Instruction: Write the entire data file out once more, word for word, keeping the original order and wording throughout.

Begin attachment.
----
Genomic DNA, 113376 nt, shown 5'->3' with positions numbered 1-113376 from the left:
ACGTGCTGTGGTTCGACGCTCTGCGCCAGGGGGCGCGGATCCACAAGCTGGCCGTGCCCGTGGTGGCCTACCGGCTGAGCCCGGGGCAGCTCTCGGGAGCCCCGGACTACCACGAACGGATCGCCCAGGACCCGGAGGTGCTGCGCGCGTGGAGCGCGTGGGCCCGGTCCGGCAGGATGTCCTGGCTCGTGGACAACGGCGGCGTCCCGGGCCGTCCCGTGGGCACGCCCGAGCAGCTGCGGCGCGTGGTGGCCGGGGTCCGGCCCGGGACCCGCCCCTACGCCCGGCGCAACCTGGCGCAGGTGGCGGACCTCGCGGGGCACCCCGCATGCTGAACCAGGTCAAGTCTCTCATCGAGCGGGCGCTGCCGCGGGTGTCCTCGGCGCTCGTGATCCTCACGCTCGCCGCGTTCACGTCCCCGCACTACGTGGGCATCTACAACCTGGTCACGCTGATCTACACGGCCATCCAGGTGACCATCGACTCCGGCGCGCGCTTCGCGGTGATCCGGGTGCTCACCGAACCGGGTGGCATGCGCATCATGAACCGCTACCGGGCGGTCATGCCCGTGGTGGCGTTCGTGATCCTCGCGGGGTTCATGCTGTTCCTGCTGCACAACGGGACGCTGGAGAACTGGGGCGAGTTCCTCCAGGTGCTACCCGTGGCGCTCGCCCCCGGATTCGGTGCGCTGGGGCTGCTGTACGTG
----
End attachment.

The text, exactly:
Genomic DNA, 113376 nt, shown 5'->3' with positions numbered 1-113376 from the left:
ACGTGCTGTGGTTCGACGCTCTGCGCCAGGGGGCGCGGATCCACAAGCTGGCCGTGCCCGTGGTGGCCTACCGGCTGAGCCCGGGGCAGCTCTCGGGAGCCCCGGACTACCACGAACGGATCGCCCAGGACCCGGAGGTGCTGCGCGCGTGGAGCGCGTGGGCCCGGTCCGGCAGGATGTCCTGGCTCGTGGACAACGGCGGCGTCCCGGGCCGTCCCGTGGGCACGCCCGAGCAGCTGCGGCGCGTGGTGGCCGGGGTCCGGCCCGGGACCCGCCCCTACGCCCGGCGCAACCTGGCGCAGGTGGCGGACCTCGCGGGGCACCCCGCATGCTGAACCAGGTCAAGTCTCTCATCGAGCGGGCGCTGCCGCGGGTGTCCTCGGCGCTCGTGATCCTCACGCTCGCCGCGTTCACGTCCCCGCACTACGTGGGCATCTACAACCTGGTCACGCTGATCTACACGGCCATCCAGGTGACCATCGACTCCGGCGCGCGCTTCGCGGTGATCCGGGTGCTCACCGAACCGGGTGGCATGCGCATCATGAACCGCTACCGGGCGGTCATGCCCGTGGTGGCGTTCGTGATCCTCGCGGGGTTCATGCTGTTCCTGCTGCACAACGGGACGCTGGAGAACTGGGGCGAGTTCCTCCAGGTGCTACCCGTGGCGCTCGCCCCCGGATTCGGTGCGCTGGGGCTGCTGTACGTG